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Friday, August 15, 2014

My listening took an odd turn this week: inspired by this video, recommended by Captain X, I started out listening to a bunch of Jeff Beck. Here's the core problem with Jeff Beck albums: everything that's not Jeff Beck. (I except from this both Truth and Beck-ola, for reasons to be discussed infra). This problem is why Blow by Blow and Wired are great, and Jeff Beck: Live with the Jan Hammer Group is not great, notwithstanding the fact that the latter draws from the former for nearly all of its material. If I wanted a Jan Hammer album I'd file my own commitment papers and take a nice Bellevue vacation. Thinking about Jeff Beck always makes me think about the path not taken. Jeff split the Yardbirds because he didn't care for the more pop direction the band was taking. (That's one version anyway.) He went on to record the two aforesaid really good sets of hard English blooze which feature his guitar to good advantage, and Rod Stewart to excellent advantage. Jimmy Paige carried on with the Yardbirds, but what was originally going to be called "The New Yardbirds" become something else altogether. Meanwhile, Steve Marriott, apparently tiring of the pop direction the Small Faces were moving in,  rang up Peter Frampton and formed Humble Pie. In retrospect Peter Frampton might seem like an odd choice to butch things up, but Humble Pie was absolutely a departure from the blues based rock that most English bands had been working from up to that point. Everyone seemed to be looking for a heavier sound, but it seems to me that only Paige and Led Zeppelin actually found what they were after, something beyond the blues. If you took any of the constituent pieces from any of these bands and shuffled the tiles I wonder what you would have come up with? What would Rod Stewart have sounded like fronting Zep? What if Beck had found John Bonham first?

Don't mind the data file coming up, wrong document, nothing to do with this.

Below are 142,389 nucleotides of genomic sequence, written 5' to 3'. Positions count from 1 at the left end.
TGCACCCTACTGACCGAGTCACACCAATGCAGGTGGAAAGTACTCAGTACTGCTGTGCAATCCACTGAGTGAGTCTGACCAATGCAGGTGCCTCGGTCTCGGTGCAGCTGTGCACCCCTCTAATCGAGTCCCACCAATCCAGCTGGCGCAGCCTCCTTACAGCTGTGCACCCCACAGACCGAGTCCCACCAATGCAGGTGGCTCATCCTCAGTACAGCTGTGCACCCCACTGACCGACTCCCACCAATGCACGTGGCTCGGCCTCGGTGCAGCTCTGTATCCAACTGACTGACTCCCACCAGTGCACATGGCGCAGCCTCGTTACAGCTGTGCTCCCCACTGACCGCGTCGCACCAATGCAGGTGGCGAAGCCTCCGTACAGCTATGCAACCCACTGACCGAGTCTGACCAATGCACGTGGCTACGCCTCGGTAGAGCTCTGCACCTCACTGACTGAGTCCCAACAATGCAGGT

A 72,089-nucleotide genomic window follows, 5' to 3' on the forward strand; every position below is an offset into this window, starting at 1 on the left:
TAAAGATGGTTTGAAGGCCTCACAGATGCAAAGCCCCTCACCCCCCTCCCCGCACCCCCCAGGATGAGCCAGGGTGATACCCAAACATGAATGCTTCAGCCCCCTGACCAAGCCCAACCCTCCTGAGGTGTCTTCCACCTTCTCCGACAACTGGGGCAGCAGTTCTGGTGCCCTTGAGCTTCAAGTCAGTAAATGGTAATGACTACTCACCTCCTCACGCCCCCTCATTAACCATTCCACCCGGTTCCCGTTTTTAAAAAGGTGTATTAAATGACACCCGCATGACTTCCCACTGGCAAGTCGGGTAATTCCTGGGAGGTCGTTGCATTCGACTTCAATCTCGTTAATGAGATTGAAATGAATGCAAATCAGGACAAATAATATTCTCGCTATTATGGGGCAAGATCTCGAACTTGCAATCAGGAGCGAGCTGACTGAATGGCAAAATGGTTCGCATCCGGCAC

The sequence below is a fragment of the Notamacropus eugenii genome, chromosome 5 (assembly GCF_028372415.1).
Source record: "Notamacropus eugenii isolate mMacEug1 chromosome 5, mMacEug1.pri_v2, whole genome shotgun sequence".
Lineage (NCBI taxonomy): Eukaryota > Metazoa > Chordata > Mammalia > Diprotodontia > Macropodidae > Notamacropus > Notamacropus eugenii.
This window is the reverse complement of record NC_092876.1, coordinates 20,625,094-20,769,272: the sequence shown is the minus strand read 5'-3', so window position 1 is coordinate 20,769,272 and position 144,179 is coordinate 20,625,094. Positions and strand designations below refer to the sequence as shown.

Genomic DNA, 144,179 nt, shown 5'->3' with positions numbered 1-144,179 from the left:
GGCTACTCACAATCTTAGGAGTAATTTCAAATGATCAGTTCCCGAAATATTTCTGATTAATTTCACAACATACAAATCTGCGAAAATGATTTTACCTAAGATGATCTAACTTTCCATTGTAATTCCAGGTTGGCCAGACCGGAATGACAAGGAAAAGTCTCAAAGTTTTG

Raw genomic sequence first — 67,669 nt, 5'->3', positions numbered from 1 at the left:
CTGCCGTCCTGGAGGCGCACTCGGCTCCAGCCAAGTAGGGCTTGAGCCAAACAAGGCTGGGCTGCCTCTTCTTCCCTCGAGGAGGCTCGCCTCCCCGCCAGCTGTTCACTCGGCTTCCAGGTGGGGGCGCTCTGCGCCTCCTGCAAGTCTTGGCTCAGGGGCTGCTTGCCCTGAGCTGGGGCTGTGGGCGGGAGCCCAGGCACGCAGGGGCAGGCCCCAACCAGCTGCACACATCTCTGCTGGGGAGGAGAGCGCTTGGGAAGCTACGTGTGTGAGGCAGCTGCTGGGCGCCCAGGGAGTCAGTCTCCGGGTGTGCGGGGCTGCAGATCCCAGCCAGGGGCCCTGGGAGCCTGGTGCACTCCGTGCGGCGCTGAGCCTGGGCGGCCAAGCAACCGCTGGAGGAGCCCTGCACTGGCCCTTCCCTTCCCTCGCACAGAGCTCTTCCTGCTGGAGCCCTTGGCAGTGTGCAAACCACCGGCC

Notably missing in this account is the other Yardbirds guy, Eric Clapton, and as I think about the departure rock made from the blues and towards "hard rock" in the period encompassing roughly 1968-1972 it seems to me that the reason Clapton avoided that particular rabbit hole is that he'd already been down it, with Cream....


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